Category Archives: Personal

Sometimes the good guys lose (#SFWApro)

Okay, one week of poor productivity isn’t comparable to being gunned down by Hydra agents, but it did give me an excuse to use this cool Jack Kirby cover (all rights remain with current holder).

Mostly it was a few more the thousand cuts I mentioned last week. Monday I went in for the MRA (like an MRA for artery) to check my small aneurysm hadn’t grown. Raleigh Radiology were awesome, getting me in and out lickety-split, but the drive was long, and that used up most of my morning before time for walkies.

This morning we had to get Trixie to the vet a little after 7am because some of her teeth are a mess so she’s getting a deep cleaning. I feel slightly nervous about having to put her under anesthetic for this so when I got up I spent most of the early morning snuggling and petting her (my body definitely feels stiff from my failure to stretch out, though).

We also have to add AdBlue to our diesel engine every so often (it helps keep down emissions — though given it’s a Volkswagen, that seems almost ironic)) and according to the Warning! on the dashboard the car will shut down if we don’t. While we have time (the amount we drive is small enough 400 miles isn’t a tight deadline) the constant Warning! didn’t turn off so I decided to take it in this morning, after dropping Trixie at the vet. That took a little more time, then I had a quick bit of shopping … so again, a lot of the morning got eaten up. In hindsight I rather wish I’d taken even more and donated blood — enough time has elapsed since my last donation I’m eligible again — but I wasn’t sure when TYG would absolutely have to have the car.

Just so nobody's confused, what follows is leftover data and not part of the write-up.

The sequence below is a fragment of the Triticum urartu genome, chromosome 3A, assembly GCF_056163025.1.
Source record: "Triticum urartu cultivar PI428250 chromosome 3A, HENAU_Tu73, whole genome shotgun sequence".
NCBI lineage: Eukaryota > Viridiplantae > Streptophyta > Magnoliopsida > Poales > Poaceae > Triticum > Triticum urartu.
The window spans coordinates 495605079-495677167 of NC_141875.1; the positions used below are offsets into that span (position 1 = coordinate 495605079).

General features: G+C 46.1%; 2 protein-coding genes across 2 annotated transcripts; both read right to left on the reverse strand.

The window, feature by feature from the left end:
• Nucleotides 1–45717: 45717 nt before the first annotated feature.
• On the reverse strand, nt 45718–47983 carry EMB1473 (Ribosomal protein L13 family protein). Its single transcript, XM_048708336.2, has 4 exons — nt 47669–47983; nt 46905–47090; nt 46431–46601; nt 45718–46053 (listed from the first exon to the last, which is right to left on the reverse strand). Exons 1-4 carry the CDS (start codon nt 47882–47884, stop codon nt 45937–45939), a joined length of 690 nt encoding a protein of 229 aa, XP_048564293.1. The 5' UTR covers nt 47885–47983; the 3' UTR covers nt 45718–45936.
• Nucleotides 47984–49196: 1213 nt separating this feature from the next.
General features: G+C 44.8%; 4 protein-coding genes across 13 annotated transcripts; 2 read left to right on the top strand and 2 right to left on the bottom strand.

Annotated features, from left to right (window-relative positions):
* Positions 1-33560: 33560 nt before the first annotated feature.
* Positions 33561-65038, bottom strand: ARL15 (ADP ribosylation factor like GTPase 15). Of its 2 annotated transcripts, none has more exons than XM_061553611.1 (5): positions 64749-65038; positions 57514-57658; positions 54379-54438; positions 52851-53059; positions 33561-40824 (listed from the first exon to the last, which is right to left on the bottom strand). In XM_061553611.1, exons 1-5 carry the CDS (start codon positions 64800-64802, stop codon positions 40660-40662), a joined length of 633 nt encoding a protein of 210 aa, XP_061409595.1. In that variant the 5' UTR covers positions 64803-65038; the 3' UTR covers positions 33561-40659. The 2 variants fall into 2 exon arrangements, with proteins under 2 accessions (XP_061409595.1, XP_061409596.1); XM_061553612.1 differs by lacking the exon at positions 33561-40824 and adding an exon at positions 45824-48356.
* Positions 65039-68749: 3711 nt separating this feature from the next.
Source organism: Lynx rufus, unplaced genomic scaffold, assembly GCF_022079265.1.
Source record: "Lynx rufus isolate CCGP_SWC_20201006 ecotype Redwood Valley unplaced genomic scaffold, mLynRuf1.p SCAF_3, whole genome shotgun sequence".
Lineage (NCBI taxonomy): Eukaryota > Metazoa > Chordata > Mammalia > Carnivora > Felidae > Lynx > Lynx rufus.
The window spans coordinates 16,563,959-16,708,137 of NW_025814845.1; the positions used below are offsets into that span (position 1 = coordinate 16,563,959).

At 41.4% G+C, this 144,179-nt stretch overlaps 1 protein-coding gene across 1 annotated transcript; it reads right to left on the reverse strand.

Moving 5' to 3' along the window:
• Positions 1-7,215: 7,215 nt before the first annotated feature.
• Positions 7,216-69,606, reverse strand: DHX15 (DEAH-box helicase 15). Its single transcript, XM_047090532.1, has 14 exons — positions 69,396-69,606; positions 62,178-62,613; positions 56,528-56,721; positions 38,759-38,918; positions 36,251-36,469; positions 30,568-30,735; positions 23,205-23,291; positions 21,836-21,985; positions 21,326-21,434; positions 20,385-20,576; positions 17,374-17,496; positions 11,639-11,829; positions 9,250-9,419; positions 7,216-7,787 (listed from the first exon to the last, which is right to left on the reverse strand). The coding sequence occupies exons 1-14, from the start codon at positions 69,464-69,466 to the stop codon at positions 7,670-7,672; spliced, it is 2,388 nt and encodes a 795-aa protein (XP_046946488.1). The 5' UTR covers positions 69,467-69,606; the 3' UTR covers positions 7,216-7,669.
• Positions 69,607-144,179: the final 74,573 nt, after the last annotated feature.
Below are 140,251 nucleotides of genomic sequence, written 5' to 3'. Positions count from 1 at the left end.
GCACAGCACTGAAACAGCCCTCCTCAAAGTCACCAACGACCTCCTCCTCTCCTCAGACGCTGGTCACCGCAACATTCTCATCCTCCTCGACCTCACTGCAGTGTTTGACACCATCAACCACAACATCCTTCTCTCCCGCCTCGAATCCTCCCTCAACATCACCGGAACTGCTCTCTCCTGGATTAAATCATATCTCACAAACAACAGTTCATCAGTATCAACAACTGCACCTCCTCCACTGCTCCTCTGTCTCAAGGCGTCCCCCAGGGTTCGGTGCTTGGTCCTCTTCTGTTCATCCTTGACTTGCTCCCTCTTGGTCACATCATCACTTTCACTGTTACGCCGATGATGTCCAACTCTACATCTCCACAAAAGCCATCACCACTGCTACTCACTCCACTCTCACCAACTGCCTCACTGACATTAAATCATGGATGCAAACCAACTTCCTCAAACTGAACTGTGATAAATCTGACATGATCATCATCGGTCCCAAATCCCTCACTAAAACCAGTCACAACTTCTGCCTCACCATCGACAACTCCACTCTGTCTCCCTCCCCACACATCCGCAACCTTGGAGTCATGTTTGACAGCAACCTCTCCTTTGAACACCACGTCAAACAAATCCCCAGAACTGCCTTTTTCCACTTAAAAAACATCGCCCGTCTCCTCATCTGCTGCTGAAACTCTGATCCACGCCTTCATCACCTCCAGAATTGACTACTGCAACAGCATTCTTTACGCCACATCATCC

Since then we picked up Trixie, who is completely sacked out. At this point I’m pretty sure nothing but blogging will get done today. I’ll come up about a day short for writing hours this week.

So not much accomplished. My next Screen Rant is done (15 Things You Need to Know About Apokolips, to tie in with the Justice League movie), and I got some work done on Southern Discomfort, but that’s about it. And the latter didn’t go at all well this week. I had a tricky key moment in the plot and I while I eventually figured out how to progress, it took time. More generally my brain just didn’t seem to be plugged in. Oh, well, as I’ve mentioned before, sooner or later returning to the mean is inevitable.